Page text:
Thinking About Going “Saltless” or “Sugarless”? Things You Should Consider

Melinda D. Teston

Cravings for Salt and for Sugar

If you, like me, are either diabetic, overweight, or both, I’ll bet your Doctor has told you, on more than one occasion, “Cut down on salt and stop using sugar.” While it’s easy to avoid adding sugar or sprinkling salt on our food, there are just too many places where salt and sugar hide. Processed meats, cheeses, prepared soups, Chinese take-outs, non-diet soda drinks, and even the lowly restaurant-prepared green leafy salads are all prime suspects.

Salt, is a conundrum Spice. Salt, chemically known as Sodium Chloride, is one of those minerals that are both beneficial and toxic to life. Also known by its chemical moniker, NaCl, salt in its various forms will be actively sought out by living creatures, instinctively. Everybody remembers putting out salt licks for wandering animals, especially in the winter months.

But there is a dark side: too much salt leads to liquid retention and in some cases, death.

Since ancient times, salt has been prized, either as an additive for foods or a preservative. Meat was regularly salted for long ocean or caravan trips between ancient peoples.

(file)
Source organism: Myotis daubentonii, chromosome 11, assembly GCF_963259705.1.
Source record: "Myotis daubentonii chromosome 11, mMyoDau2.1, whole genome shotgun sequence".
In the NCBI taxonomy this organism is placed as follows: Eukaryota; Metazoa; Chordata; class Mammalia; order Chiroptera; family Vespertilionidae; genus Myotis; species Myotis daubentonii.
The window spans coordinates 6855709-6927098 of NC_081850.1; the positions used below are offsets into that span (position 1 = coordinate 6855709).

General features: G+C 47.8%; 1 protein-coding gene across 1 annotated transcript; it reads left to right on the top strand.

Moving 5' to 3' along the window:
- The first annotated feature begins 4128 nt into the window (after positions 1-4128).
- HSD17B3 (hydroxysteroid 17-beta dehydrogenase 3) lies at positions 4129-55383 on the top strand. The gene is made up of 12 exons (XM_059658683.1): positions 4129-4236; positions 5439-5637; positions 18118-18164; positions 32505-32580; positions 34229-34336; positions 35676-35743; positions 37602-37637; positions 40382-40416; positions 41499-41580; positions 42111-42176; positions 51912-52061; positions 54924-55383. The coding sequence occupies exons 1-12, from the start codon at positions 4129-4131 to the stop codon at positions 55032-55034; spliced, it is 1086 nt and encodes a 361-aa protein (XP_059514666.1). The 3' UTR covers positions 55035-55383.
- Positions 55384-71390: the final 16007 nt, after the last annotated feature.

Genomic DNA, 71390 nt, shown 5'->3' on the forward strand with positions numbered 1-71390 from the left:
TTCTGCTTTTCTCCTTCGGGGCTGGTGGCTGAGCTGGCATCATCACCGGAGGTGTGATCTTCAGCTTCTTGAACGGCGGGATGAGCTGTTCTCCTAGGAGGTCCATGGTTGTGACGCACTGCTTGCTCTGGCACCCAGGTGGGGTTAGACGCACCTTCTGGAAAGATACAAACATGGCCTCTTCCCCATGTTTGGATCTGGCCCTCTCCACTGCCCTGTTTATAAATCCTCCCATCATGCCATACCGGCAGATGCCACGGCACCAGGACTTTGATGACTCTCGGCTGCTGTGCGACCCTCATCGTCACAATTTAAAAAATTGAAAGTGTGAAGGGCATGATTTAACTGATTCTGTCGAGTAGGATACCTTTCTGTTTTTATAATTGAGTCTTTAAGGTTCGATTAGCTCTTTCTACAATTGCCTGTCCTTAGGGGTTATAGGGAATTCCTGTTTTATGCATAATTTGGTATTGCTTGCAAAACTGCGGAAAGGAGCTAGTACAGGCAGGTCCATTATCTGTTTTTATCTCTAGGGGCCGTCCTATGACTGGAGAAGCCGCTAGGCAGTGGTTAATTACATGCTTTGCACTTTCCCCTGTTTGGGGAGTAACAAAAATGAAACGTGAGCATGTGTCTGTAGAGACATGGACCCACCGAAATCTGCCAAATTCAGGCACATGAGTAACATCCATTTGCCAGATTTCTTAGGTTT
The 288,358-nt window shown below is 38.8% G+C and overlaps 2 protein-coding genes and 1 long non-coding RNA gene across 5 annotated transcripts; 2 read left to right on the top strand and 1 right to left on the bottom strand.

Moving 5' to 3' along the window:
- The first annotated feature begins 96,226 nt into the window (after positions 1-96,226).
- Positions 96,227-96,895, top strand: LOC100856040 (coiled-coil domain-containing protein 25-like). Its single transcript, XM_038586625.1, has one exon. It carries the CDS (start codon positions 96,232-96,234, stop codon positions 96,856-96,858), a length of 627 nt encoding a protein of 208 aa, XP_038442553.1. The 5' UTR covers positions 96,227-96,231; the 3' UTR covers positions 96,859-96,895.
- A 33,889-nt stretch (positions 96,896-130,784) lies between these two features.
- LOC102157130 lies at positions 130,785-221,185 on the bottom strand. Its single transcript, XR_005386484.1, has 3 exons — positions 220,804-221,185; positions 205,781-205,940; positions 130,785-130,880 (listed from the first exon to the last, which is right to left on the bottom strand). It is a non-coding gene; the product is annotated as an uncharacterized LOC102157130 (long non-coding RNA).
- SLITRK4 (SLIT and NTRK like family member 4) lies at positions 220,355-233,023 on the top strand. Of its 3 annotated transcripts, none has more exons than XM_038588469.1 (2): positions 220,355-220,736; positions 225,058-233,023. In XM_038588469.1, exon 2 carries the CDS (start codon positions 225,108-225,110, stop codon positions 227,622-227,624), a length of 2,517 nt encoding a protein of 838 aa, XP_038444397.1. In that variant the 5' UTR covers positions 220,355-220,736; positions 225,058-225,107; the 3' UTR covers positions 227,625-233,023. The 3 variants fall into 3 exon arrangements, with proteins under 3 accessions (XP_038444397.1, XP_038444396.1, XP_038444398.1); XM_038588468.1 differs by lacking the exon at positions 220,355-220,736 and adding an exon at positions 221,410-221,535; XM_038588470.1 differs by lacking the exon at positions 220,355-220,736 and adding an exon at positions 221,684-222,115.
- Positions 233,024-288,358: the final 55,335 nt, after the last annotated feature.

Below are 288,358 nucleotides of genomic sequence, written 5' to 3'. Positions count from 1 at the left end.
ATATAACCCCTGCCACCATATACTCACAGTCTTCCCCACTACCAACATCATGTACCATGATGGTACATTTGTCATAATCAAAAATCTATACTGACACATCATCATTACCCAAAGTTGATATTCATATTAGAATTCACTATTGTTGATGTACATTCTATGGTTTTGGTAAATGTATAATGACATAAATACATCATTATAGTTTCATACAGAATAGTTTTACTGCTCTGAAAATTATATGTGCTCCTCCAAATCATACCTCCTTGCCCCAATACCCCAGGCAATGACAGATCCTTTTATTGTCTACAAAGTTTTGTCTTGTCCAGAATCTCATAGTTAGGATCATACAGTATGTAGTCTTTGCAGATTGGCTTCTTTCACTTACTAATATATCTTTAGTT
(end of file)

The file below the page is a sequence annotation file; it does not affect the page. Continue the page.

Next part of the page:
Our word for “money”, salary, derives from a Roman custom of paying their troops in salt instead of hard currency.

For most of us in these modern ages, the foods we eat have been processed to include salt. Accordingly, we tend to overindulge our bodies in salt. While it is true that we need about 2.5 grams, or about 2500 mg salt daily for life, our modern foods typically give us more than the without our adding more salt.

Did you know that even salads served at restaurants are loaded with salt?

What do we use in place of Salt?

We could switch to some form of salt substitute. There are a number of readily available salt substitutes on the market, and almost all of them are based on some form of Potassium Chloride (KCl).

For most people for KCl is that it does stimulate our taste buds in a manner similar to NaCl salt. The down side is that for a considerable number of us, KCl leaves a bitter, metallic after taste.

Commercial formulations include “NoSalt,” straight KCl, NuSalt, and blends of NaCl and KCl, “SoSalt,” a blend of KCl and lysine. All of those are designed to stimulate our taste buds to trick us into thinking we’re tasting “salt.”

But there are alternatives. If you go on-line, you’ll find a host of articles that describe alternatives to Sodium Chloride (NaCl), notably herbs, citruses, and spices that also trick the body into believing its encountering NaCl.

While this article does not purport to be the “be all, end all” of salt substitutes, it recognizes that we do get a lot of salt ‘naturally’ through our processed foodstuffs.